Heads want inquiry into extra pressure on A-level students

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The Independent Online

Head teachers' leaders have demanded an inquiry into the Government's A-level reforms, which they claim are putting sixth-formers and schools under unacceptable pressure.

David Hart, general secretary of the National Association of Head Teachers (NAHT), has written to David Blunkett, the Secretary of State for Education, calling for an investigation after complaints from schools that believe the new sixth-form curriculum is heading for collapse.

Class sizes have risen, exam clashes have caused widespread disruption and students have been forced to abandon all extracurricular activities because of the pressure of the new AS exams, the union said.

Mr Hart said: "The problems should have been anticipated and should have been resolved in a way that does not impose unreasonable demands on students and their schools." He blamed the changes to the sixth-form curriculum for putting "enormous pressure" on students and teachers.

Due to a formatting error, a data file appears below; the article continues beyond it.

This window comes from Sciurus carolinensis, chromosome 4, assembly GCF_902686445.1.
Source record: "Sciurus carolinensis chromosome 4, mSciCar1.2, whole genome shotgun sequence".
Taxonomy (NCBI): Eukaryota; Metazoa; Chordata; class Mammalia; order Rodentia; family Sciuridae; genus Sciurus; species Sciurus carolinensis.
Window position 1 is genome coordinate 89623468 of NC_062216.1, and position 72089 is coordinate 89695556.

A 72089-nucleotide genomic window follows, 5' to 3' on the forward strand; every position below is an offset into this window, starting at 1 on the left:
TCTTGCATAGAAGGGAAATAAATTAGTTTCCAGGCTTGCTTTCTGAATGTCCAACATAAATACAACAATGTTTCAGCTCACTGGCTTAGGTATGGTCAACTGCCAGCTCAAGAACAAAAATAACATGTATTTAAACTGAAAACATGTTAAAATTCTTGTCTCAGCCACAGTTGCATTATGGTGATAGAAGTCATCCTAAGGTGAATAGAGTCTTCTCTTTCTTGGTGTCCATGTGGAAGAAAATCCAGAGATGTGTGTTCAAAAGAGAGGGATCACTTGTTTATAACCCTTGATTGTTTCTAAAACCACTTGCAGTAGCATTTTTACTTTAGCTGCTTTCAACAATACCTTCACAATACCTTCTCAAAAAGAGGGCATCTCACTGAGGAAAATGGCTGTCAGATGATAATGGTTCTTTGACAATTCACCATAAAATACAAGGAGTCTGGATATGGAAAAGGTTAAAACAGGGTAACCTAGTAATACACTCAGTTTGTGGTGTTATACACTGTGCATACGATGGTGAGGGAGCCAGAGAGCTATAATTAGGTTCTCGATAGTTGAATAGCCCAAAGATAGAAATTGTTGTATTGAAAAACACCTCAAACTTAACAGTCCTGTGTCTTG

Ministers introduced the reforms, known as Curriculum 2000, in September in an attempt to broaden sixth-formers' studies. Students were encouraged to take four or five subjects and expected to sit new AS exams, worth half an A-level, at the end of their first year. However, headteachers warned that overworked students were dropping out of AS-level courses, and excessive demands had forced many to abandon drama, sport, music clubs and other activities.

Mr Hart has condemned exam boards for failing to co-ordinate their timetables. Some students have been scheduled to sit up to eight hours of exams in one day.

State schools have threatened to abandon a new qualification designed to meet the needs of industry because universities had indicated that they preferred students to concentrate on A-levels.

John Dunford, general secretary of the Secondary Heads' Association, said: "We recognise all the problems that the NAHT is highlighting and believe that new initiatives should be evaluated after a first run-through. But we still strongly support the reforms, which will help to broaden students' studies and give them a halfway house to A-level with the new AS exam."